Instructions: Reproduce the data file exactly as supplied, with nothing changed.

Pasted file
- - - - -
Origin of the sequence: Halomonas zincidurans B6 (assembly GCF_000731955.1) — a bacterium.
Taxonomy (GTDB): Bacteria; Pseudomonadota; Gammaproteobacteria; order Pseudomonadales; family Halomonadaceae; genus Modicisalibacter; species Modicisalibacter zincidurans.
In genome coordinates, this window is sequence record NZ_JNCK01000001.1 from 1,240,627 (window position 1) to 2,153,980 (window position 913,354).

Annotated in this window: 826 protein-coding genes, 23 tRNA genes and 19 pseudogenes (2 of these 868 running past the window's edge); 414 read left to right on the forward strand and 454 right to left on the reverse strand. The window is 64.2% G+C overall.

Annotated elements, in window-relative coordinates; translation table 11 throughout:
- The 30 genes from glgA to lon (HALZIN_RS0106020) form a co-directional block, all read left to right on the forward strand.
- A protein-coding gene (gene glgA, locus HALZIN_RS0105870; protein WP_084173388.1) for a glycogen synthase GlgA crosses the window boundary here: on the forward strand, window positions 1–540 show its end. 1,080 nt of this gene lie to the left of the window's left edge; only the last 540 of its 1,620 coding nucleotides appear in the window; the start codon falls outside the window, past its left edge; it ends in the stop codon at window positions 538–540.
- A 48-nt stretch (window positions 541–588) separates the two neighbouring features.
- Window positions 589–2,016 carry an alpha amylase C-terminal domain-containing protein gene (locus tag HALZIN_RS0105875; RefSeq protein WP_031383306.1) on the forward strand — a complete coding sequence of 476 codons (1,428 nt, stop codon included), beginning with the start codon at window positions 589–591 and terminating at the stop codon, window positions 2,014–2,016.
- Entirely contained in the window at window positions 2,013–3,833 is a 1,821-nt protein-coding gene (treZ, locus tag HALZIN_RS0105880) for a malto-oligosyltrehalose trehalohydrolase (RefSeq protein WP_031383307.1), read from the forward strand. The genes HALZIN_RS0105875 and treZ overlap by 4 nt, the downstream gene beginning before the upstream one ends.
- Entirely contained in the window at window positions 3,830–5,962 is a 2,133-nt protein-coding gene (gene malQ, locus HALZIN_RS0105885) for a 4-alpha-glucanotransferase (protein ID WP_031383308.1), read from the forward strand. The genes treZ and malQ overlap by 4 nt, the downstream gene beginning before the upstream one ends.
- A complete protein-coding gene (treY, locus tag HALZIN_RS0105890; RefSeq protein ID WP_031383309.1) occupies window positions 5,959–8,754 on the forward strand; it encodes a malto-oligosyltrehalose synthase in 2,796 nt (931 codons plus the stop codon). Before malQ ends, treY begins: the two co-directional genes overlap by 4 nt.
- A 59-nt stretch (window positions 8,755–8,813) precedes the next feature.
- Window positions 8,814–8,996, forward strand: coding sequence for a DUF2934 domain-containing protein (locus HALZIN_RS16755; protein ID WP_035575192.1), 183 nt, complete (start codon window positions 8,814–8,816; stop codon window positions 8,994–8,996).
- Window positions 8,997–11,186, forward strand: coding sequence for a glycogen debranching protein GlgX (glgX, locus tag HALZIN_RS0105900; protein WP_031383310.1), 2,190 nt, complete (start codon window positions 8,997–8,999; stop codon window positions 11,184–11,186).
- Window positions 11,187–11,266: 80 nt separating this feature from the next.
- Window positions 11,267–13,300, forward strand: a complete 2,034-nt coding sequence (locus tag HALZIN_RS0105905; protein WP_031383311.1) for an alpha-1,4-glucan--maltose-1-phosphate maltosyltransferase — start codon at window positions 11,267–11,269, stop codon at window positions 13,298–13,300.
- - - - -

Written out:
Origin of the sequence: Halomonas zincidurans B6 (assembly GCF_000731955.1) — a bacterium.
Taxonomy (GTDB): Bacteria; Pseudomonadota; Gammaproteobacteria; order Pseudomonadales; family Halomonadaceae; genus Modicisalibacter; species Modicisalibacter zincidurans.
In genome coordinates, this window is sequence record NZ_JNCK01000001.1 from 1,240,627 (window position 1) to 2,153,980 (window position 913,354).

Annotated in this window: 826 protein-coding genes, 23 tRNA genes and 19 pseudogenes (2 of these 868 running past the window's edge); 414 read left to right on the forward strand and 454 right to left on the reverse strand. The window is 64.2% G+C overall.

Annotated elements, in window-relative coordinates; translation table 11 throughout:
- The 30 genes from glgA to lon (HALZIN_RS0106020) form a co-directional block, all read left to right on the forward strand.
- A protein-coding gene (gene glgA, locus HALZIN_RS0105870; protein WP_084173388.1) for a glycogen synthase GlgA crosses the window boundary here: on the forward strand, window positions 1–540 show its end. 1,080 nt of this gene lie to the left of the window's left edge; only the last 540 of its 1,620 coding nucleotides appear in the window; the start codon falls outside the window, past its left edge; it ends in the stop codon at window positions 538–540.
- A 48-nt stretch (window positions 541–588) separates the two neighbouring features.
- Window positions 589–2,016 carry an alpha amylase C-terminal domain-containing protein gene (locus tag HALZIN_RS0105875; RefSeq protein WP_031383306.1) on the forward strand — a complete coding sequence of 476 codons (1,428 nt, stop codon included), beginning with the start codon at window positions 589–591 and terminating at the stop codon, window positions 2,014–2,016.
- Entirely contained in the window at window positions 2,013–3,833 is a 1,821-nt protein-coding gene (treZ, locus tag HALZIN_RS0105880) for a malto-oligosyltrehalose trehalohydrolase (RefSeq protein WP_031383307.1), read from the forward strand. The genes HALZIN_RS0105875 and treZ overlap by 4 nt, the downstream gene beginning before the upstream one ends.
- Entirely contained in the window at window positions 3,830–5,962 is a 2,133-nt protein-coding gene (gene malQ, locus HALZIN_RS0105885) for a 4-alpha-glucanotransferase (protein ID WP_031383308.1), read from the forward strand. The genes treZ and malQ overlap by 4 nt, the downstream gene beginning before the upstream one ends.
- A complete protein-coding gene (treY, locus tag HALZIN_RS0105890; RefSeq protein ID WP_031383309.1) occupies window positions 5,959–8,754 on the forward strand; it encodes a malto-oligosyltrehalose synthase in 2,796 nt (931 codons plus the stop codon). Before malQ ends, treY begins: the two co-directional genes overlap by 4 nt.
- A 59-nt stretch (window positions 8,755–8,813) precedes the next feature.
- Window positions 8,814–8,996, forward strand: coding sequence for a DUF2934 domain-containing protein (locus HALZIN_RS16755; protein ID WP_035575192.1), 183 nt, complete (start codon window positions 8,814–8,816; stop codon window positions 8,994–8,996).
- Window positions 8,997–11,186, forward strand: coding sequence for a glycogen debranching protein GlgX (glgX, locus tag HALZIN_RS0105900; protein WP_031383310.1), 2,190 nt, complete (start codon window positions 8,997–8,999; stop codon window positions 11,184–11,186).
- Window positions 11,187–11,266: 80 nt separating this feature from the next.
- Window positions 11,267–13,300, forward strand: a complete 2,034-nt coding sequence (locus tag HALZIN_RS0105905; protein WP_031383311.1) for an alpha-1,4-glucan--maltose-1-phosphate maltosyltransferase — start codon at window positions 11,267–11,269, stop codon at window positions 13,298–13,300.